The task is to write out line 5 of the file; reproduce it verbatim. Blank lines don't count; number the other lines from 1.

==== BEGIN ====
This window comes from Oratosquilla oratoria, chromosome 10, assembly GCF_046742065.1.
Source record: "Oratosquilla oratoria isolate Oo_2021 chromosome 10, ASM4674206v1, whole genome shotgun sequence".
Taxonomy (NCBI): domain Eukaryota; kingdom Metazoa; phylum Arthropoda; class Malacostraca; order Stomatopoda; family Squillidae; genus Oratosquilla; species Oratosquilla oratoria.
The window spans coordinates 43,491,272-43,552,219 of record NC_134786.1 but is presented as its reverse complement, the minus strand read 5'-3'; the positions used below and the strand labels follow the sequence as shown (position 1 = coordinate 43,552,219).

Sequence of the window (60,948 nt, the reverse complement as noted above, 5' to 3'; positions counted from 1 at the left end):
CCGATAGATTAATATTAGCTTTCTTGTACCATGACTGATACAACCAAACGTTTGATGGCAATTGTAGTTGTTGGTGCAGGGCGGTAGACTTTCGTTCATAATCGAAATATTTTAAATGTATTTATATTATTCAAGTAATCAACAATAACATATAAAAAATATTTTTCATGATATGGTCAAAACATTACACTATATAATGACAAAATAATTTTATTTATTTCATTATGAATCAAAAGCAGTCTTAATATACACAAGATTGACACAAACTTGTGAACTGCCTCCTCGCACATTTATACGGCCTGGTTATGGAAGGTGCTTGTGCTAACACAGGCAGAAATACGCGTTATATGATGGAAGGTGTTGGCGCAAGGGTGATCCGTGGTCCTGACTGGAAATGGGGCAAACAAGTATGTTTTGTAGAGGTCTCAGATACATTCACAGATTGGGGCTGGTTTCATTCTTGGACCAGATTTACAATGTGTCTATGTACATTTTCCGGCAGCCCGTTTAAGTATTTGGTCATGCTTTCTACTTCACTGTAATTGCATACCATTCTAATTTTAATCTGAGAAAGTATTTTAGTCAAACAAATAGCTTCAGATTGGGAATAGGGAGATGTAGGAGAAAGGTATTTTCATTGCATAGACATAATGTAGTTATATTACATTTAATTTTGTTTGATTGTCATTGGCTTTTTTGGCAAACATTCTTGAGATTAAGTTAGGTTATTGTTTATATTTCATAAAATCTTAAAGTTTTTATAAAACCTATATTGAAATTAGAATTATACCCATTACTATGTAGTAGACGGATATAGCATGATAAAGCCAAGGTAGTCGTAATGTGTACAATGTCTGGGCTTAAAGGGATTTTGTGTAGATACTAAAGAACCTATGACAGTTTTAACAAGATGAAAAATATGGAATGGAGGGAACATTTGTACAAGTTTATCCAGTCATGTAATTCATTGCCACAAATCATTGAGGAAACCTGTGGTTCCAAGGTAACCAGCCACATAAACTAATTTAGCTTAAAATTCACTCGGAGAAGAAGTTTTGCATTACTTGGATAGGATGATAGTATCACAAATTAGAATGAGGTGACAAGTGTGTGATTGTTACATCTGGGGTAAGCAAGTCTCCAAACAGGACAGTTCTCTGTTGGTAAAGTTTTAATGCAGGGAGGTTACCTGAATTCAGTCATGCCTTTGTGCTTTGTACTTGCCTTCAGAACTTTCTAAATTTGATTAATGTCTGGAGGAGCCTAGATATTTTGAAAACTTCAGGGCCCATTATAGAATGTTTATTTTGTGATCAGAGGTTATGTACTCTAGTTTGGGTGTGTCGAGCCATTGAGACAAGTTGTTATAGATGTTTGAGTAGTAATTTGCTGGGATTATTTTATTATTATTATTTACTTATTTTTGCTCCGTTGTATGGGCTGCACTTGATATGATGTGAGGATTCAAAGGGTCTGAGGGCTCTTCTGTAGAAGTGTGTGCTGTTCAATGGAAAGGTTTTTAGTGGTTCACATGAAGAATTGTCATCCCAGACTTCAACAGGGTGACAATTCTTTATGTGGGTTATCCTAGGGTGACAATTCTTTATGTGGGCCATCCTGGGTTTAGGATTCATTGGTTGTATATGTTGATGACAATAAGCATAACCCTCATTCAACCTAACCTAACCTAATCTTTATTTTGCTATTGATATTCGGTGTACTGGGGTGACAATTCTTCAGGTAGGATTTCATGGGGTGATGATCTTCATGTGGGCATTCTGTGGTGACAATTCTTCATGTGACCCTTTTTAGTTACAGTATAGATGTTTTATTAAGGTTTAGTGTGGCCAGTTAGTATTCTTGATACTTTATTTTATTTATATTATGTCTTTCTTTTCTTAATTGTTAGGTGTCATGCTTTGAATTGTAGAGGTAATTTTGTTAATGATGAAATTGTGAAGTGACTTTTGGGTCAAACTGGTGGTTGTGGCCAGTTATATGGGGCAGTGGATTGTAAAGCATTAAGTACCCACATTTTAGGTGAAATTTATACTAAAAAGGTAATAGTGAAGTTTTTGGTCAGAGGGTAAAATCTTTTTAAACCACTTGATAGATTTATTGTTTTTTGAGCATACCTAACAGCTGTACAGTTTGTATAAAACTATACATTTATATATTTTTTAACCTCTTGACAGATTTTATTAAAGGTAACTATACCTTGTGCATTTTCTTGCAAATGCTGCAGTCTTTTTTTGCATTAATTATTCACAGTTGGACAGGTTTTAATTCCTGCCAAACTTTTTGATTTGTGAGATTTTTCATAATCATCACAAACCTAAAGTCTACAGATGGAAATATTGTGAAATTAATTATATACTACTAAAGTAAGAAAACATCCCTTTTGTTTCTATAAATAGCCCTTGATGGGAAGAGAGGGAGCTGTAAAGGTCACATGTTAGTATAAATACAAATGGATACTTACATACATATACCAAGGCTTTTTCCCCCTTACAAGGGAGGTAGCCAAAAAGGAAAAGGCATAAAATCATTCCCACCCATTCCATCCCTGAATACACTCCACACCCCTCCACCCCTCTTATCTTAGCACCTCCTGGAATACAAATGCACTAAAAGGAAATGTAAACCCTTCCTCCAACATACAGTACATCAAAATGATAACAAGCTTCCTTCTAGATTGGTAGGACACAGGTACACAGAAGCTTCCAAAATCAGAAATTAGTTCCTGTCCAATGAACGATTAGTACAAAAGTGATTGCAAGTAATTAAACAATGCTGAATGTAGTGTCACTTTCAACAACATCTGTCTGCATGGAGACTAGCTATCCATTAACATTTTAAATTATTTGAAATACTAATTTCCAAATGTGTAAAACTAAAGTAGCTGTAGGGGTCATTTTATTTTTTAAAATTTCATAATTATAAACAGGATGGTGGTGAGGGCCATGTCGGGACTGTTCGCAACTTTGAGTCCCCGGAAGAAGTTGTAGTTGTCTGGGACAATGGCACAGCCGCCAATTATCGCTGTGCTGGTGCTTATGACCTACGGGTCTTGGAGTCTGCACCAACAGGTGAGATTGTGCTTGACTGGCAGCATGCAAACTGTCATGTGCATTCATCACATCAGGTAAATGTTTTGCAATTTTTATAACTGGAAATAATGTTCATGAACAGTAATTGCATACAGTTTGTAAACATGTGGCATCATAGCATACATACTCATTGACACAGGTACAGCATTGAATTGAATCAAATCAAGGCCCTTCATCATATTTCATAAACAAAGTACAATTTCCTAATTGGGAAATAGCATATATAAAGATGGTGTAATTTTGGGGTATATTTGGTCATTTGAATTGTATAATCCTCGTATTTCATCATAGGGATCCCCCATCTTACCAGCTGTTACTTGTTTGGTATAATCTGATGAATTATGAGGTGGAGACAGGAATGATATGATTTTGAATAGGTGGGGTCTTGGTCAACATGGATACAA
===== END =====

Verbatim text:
Sequence of the window (60,948 nt, the reverse complement as noted above, 5' to 3'; positions counted from 1 at the left end):